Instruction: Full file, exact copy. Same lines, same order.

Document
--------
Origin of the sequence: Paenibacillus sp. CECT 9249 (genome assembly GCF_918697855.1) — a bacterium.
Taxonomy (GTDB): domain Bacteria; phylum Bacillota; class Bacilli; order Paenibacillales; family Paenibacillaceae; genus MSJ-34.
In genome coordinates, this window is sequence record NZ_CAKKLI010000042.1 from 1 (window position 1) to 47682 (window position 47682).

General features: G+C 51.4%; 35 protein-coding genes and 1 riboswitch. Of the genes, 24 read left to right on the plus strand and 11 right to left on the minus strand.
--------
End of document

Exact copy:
Origin of the sequence: Paenibacillus sp. CECT 9249 (genome assembly GCF_918697855.1) — a bacterium.
Taxonomy (GTDB): domain Bacteria; phylum Bacillota; class Bacilli; order Paenibacillales; family Paenibacillaceae; genus MSJ-34.
In genome coordinates, this window is sequence record NZ_CAKKLI010000042.1 from 1 (window position 1) to 47682 (window position 47682).

General features: G+C 51.4%; 35 protein-coding genes and 1 riboswitch. Of the genes, 24 read left to right on the plus strand and 11 right to left on the minus strand.